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A lack of regulation of surrogacy in developing countries makes it easy for exploitation to occur. shutterstock

Arrests and uncertainty overseas show why Australia must legalise compensated surrogacy

Cambodia is the latest country in our region to ban commercial surrogacy. As happened when India, Thailand and Nepal introduced such bans, dozens of Australians are now extremely anxious because they have no idea what is going to happen to their babies who have recently been born or are on their way.

A lack of regulation of surrogacy in these countries makes it easy for exploitation to occur. So, it is simpler for them to just ban the practice, rather than devise comprehensive laws to adequately protect all parties involved in a surrogacy arrangement.

But the reasons for banning compensated surrogacy in developing countries don’t apply in Australia. We already have much of the legal infrastructure needed to ensure that compensated surrogacy can be undertaken in a way that is not exploitative and protects the interests of everyone involved – especially children. And we have world-class medical skills and health services to ensure surrogacy is performed to the highest standards.

Why are couples looking to overseas?

Australian officials are hurriedly meeting with Cambodian authorities to try to negotiate transitional arrangements so parents can bring their children home. Meanwhile, Australian woman Tammy Davis-Charles is facing charges relating to her running a surrogacy clinic in that country.

With so many stories of things going horribly wrong with overseas surrogacy arrangements, why are Australians continuing to go to these countries to start their families? Surely they should realise how risky it is to pursue surrogacy in countries that have no laws protecting the children born via surrogacy, the surrogate, or the intended parents?

For some, the urge to have a child is clearly so strong that they will go to almost any length to start their family. This includes throwing themselves into the often unsavoury global commercial surrogacy market.

Couples undertaking compensated surrogacy generally fall into one of two groups:

  • infertile heterosexual couples who have been doing IVF for years and have finally given up on ever conceiving a child in this way; or

  • gay couples, who can’t find a woman willing to donate eggs and another willing to carry a child for them to receive only reimbursement of their out-of-pocket expenses for the risk and effort they undertake.

Given all Australian states and territories ban compensated surrogacy, going overseas is the only option for these couples.

The two safest countries in which to undertake surrogacy – those with the best laws and healthcare systems – are Ukraine and parts of the US. However, Ukraine discriminates against gay couples, offering surrogacy services to married heterosexual couples only. And the cost of surrogacy in the US is beyond the reach of most Australian couples.

This leaves only developing countries closer to home. With Cambodia closing its doors to surrogacy, Laos will possibly become the next destination for these reproductive services. But if the best predictor of future behaviour is past behaviour, it will only be a matter of time before Laos announces similar bans.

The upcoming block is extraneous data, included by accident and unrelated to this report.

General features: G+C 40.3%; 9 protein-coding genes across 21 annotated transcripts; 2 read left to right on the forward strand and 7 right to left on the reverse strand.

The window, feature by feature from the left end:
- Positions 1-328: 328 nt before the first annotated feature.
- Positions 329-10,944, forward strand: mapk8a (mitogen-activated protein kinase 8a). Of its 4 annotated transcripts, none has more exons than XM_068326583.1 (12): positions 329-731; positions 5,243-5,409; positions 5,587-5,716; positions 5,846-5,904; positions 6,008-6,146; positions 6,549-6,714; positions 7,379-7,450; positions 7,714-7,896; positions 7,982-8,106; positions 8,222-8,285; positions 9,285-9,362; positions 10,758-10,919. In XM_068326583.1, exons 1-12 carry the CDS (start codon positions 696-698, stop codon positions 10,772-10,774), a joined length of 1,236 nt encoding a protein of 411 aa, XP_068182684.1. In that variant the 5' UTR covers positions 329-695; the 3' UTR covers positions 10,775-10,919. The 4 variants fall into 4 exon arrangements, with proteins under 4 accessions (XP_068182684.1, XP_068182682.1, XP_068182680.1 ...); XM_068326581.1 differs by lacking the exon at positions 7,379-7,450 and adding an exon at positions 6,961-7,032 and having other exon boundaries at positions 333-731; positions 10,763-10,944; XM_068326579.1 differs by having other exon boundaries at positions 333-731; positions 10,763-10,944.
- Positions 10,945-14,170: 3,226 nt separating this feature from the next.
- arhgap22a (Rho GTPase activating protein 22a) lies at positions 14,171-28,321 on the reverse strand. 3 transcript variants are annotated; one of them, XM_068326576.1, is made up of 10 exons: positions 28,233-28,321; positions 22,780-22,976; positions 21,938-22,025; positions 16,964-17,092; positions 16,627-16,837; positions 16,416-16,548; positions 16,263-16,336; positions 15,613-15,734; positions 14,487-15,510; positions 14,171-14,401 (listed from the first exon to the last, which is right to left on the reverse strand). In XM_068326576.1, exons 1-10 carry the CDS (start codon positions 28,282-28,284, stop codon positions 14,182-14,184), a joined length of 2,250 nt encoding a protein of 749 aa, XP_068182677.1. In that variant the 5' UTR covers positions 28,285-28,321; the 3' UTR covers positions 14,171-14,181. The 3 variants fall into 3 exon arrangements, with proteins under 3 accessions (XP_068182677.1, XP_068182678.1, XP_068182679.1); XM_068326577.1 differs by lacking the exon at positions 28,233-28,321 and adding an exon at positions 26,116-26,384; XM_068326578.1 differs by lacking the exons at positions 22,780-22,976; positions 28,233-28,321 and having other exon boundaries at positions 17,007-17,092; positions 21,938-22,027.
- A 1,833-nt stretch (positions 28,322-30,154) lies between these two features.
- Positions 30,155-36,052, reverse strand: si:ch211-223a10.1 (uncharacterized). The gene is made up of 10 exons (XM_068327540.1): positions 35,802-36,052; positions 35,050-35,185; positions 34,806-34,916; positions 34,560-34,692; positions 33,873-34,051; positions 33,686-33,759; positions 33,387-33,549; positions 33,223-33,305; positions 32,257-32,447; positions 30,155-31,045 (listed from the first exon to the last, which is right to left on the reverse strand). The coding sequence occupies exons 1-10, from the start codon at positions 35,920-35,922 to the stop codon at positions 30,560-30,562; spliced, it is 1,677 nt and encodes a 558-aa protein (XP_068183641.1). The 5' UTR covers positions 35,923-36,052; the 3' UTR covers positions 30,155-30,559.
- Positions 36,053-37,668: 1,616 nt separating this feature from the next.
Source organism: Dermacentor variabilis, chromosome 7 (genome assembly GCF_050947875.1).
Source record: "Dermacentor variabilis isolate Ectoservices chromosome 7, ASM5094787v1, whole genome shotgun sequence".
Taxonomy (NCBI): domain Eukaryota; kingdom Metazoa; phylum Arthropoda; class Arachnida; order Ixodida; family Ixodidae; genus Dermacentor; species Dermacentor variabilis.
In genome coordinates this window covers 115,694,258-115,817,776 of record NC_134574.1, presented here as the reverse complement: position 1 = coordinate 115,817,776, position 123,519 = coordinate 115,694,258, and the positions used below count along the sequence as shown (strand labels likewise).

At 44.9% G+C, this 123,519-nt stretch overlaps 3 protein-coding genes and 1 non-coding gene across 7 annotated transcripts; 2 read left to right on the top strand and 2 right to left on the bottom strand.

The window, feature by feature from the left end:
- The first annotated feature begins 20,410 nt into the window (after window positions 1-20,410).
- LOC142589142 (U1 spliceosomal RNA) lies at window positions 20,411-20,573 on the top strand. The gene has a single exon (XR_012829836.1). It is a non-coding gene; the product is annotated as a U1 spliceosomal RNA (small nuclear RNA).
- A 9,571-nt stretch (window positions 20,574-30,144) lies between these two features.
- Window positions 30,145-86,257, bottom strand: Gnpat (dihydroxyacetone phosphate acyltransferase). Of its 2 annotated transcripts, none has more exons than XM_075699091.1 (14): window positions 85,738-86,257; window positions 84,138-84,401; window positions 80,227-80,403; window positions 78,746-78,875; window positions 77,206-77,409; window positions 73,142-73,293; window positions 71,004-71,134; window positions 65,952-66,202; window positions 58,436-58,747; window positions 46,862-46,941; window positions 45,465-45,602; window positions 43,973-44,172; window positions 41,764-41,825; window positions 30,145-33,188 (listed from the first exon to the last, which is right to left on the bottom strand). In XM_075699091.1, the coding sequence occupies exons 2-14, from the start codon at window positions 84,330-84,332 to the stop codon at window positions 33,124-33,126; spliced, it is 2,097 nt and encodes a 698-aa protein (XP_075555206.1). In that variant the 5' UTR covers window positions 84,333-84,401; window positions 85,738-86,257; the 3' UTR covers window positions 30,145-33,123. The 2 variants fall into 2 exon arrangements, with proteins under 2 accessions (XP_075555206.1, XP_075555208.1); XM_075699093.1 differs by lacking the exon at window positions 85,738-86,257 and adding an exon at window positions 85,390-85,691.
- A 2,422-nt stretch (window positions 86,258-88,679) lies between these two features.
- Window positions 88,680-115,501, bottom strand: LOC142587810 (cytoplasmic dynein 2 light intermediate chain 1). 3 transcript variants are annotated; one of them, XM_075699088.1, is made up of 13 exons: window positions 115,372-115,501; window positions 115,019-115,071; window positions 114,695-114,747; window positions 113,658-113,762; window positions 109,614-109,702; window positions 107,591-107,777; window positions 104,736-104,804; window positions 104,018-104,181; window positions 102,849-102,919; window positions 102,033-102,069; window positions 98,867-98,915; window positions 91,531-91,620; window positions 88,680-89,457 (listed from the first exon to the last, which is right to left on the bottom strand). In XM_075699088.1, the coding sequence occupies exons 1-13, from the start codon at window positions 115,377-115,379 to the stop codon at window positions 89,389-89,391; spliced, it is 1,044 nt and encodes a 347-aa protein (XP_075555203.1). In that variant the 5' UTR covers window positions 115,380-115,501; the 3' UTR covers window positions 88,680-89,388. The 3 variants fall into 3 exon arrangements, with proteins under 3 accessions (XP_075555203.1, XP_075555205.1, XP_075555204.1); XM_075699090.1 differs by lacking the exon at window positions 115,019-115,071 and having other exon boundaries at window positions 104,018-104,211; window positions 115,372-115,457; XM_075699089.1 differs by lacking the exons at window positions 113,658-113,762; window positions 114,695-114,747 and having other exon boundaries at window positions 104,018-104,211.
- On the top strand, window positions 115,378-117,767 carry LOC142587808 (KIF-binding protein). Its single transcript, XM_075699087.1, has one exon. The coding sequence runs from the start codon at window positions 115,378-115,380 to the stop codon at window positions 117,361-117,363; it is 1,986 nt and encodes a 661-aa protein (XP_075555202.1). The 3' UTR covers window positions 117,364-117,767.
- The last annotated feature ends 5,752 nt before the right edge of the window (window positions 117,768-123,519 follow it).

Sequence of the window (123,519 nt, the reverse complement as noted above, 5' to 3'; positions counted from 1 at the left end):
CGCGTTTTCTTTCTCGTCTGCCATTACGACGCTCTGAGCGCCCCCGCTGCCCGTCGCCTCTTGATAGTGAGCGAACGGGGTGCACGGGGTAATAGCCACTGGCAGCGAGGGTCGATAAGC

Issues overseas should prompt Australian action

Children born overseas via surrogacy can experience short- and long-term problems. In the short term, they may have difficulties getting a visa or Australian citizenship. In the long term, they may struggle with identity issues.

One lesson we have learned from adoption is that many children have a strong urge to know their genetic origins. The lack of regulation and record-keeping in developing countries makes it virtually impossible for a child born via surrogacy to access information about their egg donor.

Contrast this with Australia. For many years, it has maintained central registries of all sperm and egg donors, which children of such donors can access when they turn 18.

The lack of regulation in developing countries also makes it easy for surrogates to be exploited. Again, this can be avoided in Australia, with the enactment of laws to protect surrogates. These could include, for example:

  • compulsory psychological assessment of both surrogates and intended parents;

  • evidence of free and informed consent by surrogates given only after mandatory counselling and legal advice;

  • approval of all compensated surrogacy agreements by a regulatory body such as the Patient Review Panel in Victoria, which already approves altruistic surrogacy arrangements in that state;

  • setting minimum and maximum rates of compensation for surrogates that reflect the risk and effort involved in carrying a child for another; and

  • surrogates retaining the right to make all decisions relating to their health and that of the foetus they will carry.

But a worrying pattern is emerging in Australia: we prefer to export our policy problems rather than deal with them at home. This extends to asylum seekers whom we detain on Nauru and Manus Island, and dual citizens convicted of terrorism offences overseas whom we strip of their citizenship and block from returning to Australia.

To this list, we can add couples with fertility problems.

Australia is a wealthy country with superior health and legal systems, and we should provide all modern reproductive services in a safe and regulated environment that protects the human rights of all participants.

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